When users log in through the portal, and Apple will port their Mail, Contacts, and iCal information to iCloud. It also says that iWeb, iDisk, and Photo Gallery will be accessible until June 30, 2012. However, Dashboard widget sync, dock item sync, keychains, signatures, mail account rules, mail smart boxes, and mail preferences are among the features that are no longer available.
But if you're not a developer, you're going to have to wait a little longer to move your account. Users trying to to log in with a standard MobileMe account and was met with a page telling me "this account is not yet eligible."
Apple offers 5 GB of storage for free with any iCloud account, which they say should be fine for most users. However, if you've got more storage needs than that paltry 5 GB can handle, Apple has a few extra options on the table:
- 10 GB for $20 per year
- 20 GB for $40 per year
- 100 GB for $100 per year
Do note that these are in addition to your free 5GB of storage. In other words, if you opt to pay for 10 GB a year, you will actually have 15 GB total--the 10 GB that you are paying for, plus the original 5 GB that's included. If you're a developer with an iCloud account, you can purchase your additional space starting now.
If you're overwhelmed by the amount of email that you have to deal with on a regular basis, we feel you. I've tried all sorts of Inbox Zero tips and tricks, but at the end of the day, manually processing the amount of email that hits my inbox is a chore in and of itself. However, I finally found something that has made everything better and wanted to quickly share it. It's called SaneBox. It works with Exchange, Gmail, AOL, Yahoo! mail, MobileMe, and just about anything else you can think of. What does it do? Well, it automatically prioritizes your email (way better than Google Priority Inbox does it) into a few different folders that you have full power over managing and defining. You can also set up your own folders for, say, receipts or Groupon purchases or whatever else. All you need to do to train SaneBox is drag an email into the folder that you want those kinds of messages to appear. It just learns based on your actions, and takes it from there. Click the link below for a 30-day free trial of the service. The $5 a month that it costs is totally worth it in our book.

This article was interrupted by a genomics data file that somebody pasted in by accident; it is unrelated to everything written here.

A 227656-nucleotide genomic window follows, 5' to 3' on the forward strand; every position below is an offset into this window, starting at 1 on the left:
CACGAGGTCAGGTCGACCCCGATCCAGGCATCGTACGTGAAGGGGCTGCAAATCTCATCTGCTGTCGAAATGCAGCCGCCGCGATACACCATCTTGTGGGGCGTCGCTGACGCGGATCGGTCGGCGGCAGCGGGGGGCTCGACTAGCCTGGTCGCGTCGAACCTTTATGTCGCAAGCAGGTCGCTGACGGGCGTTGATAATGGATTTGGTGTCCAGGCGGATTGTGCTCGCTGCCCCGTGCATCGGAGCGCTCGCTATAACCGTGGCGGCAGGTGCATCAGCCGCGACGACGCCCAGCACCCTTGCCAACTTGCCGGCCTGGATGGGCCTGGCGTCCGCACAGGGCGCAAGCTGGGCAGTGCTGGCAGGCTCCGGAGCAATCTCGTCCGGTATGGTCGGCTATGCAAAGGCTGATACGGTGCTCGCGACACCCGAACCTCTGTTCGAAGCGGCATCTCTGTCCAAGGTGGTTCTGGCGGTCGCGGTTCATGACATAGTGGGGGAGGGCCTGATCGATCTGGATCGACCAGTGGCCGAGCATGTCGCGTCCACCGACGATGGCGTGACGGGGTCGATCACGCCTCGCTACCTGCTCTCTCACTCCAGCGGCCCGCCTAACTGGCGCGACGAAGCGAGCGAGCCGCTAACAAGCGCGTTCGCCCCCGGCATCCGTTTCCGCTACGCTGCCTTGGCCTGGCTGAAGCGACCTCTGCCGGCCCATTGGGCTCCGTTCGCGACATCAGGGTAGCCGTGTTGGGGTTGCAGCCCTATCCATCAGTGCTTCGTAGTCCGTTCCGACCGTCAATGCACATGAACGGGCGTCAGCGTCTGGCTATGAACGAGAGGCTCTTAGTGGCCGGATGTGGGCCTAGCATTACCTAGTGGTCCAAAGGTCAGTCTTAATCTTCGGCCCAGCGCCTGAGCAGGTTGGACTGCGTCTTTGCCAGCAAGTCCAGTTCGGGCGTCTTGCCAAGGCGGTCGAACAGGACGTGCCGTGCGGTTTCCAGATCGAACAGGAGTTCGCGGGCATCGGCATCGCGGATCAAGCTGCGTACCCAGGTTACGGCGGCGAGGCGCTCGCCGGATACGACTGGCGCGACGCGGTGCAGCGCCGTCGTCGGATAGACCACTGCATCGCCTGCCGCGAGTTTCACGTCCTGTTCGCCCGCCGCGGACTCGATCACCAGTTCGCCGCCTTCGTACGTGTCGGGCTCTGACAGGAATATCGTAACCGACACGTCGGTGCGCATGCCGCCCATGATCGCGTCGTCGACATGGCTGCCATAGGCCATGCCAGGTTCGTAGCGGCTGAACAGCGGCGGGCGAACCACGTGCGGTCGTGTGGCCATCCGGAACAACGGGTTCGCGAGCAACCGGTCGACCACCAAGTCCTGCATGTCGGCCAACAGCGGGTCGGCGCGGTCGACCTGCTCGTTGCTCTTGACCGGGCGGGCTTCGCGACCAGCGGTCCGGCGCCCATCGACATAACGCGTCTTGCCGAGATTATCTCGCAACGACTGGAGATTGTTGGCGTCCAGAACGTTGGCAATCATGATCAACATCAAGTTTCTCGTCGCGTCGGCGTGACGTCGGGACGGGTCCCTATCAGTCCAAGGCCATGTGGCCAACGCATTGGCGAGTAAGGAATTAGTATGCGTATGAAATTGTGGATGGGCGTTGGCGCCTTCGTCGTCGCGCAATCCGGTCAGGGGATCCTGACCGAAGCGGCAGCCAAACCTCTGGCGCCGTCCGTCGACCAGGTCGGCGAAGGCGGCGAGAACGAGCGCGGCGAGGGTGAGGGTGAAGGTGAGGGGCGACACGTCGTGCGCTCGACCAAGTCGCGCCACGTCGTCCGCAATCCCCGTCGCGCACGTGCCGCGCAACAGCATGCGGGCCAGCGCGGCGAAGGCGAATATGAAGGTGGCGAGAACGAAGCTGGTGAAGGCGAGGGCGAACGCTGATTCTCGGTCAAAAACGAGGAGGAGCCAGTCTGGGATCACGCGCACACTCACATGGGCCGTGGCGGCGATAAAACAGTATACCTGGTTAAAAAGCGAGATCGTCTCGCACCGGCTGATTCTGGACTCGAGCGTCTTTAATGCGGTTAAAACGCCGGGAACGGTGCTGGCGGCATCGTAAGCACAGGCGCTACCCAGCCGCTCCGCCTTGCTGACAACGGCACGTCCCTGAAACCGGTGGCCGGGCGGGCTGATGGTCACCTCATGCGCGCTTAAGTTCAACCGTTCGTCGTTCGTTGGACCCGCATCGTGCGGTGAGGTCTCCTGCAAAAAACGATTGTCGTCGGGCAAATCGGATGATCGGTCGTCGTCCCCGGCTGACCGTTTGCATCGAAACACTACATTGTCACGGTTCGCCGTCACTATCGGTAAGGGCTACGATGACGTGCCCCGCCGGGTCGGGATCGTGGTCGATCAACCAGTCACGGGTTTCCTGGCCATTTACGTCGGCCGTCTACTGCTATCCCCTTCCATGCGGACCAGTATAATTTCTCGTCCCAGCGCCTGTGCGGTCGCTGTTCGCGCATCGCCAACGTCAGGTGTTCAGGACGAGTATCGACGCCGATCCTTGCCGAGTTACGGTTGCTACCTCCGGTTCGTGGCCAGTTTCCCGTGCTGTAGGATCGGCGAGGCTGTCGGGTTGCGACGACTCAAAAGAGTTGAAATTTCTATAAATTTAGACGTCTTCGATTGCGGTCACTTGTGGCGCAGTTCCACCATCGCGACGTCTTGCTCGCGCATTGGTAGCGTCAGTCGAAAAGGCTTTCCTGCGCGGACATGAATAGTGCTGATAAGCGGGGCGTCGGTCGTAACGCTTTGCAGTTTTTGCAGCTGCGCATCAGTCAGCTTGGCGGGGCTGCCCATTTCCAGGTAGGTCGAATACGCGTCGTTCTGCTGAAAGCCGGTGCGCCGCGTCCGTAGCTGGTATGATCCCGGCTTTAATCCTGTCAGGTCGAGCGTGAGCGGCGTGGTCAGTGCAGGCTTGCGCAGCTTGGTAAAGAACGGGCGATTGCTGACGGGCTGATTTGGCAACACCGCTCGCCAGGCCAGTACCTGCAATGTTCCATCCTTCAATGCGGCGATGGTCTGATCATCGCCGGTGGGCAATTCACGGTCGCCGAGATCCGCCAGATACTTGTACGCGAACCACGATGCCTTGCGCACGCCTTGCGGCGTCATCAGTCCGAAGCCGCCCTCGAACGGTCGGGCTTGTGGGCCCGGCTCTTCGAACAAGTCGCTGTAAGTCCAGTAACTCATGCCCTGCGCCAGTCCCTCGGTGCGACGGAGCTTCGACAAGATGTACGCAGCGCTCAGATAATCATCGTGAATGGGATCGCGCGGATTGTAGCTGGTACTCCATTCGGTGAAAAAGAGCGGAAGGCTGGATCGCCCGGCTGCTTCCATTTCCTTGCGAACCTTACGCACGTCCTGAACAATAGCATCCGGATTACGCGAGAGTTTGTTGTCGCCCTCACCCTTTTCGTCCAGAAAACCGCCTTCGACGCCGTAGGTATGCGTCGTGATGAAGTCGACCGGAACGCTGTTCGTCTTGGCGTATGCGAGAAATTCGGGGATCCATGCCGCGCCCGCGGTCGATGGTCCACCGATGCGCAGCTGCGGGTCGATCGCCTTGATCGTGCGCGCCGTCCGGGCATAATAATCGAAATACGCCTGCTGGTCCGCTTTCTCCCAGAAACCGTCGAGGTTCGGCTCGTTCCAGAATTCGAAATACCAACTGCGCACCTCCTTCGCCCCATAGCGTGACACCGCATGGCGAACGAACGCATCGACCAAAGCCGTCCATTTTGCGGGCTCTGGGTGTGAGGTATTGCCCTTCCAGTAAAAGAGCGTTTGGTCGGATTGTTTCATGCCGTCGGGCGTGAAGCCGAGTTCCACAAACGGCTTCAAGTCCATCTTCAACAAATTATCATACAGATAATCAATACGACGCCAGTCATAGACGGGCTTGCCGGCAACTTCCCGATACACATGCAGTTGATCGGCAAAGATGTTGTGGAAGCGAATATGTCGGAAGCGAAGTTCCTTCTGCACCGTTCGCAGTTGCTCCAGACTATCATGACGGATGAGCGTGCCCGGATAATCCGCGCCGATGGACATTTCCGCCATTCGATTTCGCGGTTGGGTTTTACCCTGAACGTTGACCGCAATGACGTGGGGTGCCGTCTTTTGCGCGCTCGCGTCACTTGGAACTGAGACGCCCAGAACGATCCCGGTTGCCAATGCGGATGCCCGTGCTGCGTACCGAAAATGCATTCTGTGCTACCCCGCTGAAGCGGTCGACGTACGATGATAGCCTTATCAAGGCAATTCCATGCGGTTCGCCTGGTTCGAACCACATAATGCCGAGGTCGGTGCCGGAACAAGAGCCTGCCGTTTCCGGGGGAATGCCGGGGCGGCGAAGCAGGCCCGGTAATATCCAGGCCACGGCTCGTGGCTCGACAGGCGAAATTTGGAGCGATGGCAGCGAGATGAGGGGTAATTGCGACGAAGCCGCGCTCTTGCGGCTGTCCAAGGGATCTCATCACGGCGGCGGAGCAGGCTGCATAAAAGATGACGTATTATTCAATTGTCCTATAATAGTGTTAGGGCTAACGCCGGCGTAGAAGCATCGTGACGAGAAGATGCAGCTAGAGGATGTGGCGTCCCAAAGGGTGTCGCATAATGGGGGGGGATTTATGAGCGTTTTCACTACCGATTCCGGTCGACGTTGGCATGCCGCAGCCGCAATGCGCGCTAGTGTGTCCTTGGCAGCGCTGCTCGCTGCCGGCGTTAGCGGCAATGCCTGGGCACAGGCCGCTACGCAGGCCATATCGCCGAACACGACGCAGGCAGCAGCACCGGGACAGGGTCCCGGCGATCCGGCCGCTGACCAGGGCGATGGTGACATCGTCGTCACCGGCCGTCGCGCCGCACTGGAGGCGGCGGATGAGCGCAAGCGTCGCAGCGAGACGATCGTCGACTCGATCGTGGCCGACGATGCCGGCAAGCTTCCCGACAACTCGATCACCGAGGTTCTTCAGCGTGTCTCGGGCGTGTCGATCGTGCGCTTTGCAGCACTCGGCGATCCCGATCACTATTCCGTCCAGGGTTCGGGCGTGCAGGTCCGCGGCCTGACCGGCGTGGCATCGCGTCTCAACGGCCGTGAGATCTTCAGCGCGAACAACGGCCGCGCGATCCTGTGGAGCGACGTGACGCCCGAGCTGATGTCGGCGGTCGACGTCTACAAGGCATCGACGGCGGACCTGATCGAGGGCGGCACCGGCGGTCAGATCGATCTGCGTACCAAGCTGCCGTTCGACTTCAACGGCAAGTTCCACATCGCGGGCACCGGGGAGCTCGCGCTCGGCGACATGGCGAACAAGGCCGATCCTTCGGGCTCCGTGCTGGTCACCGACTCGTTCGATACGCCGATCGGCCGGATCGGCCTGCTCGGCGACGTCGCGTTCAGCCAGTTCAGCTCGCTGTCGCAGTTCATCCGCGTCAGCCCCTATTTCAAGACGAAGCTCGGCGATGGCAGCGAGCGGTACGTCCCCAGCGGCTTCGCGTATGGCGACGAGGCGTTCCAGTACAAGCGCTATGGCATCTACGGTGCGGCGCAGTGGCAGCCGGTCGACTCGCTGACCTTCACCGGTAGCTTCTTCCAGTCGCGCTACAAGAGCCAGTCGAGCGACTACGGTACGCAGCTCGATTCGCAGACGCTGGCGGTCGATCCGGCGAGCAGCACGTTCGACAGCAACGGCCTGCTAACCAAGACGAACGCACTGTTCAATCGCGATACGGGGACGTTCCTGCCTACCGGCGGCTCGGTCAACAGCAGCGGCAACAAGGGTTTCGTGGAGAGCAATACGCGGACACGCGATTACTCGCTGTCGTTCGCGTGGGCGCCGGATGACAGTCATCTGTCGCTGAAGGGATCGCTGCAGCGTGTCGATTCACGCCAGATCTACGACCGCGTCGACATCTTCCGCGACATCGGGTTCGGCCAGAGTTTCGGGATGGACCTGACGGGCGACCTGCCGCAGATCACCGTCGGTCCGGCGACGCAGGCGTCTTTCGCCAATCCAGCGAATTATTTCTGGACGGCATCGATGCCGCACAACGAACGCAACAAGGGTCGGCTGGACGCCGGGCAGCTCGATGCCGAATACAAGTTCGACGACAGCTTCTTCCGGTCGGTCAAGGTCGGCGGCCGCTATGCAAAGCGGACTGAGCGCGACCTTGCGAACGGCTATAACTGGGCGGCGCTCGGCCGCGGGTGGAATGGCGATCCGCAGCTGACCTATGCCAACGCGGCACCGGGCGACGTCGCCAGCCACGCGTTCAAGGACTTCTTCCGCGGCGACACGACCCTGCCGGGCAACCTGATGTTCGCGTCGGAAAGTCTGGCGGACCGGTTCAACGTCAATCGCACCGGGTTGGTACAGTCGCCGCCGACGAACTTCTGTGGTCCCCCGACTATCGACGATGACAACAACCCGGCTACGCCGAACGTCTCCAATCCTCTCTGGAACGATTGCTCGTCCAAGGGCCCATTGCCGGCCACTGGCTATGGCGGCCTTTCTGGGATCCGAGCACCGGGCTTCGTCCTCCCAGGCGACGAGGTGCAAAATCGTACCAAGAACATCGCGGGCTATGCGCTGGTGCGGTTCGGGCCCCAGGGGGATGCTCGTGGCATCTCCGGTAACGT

Read More | SaneBox
When Apple introduced iCloud at WWDC 2011, the big news was that the service would be free. Of course, Steve Jobs did make sure to mention that the 5 GB of storage included with iCloud would be more than enough "for most users," and we believe him. However, there are others out there (like us) who fall outside of that category. For example, I am only currently able to have iCloud back up just my iPhone 4. When I try to also add my iPad 2 to the backup, it errors out, telling me that I don't have enough space available, and that I need to buy ore storage space. Of course, since iCloud is still in beta, I'm unable to do that. Another iCloud user has come very close to hitting his 5 GB quota, and received the email above from Apple. Surprisingly to us, it says that once he reaches 5 GB stored, he won't even be able to receive any new email messages. Sounds like people are gonna have to really keep an eye on how much storage they are using, especially if they have more than one iOS device backing up to the cloud.
Read More | MacRumors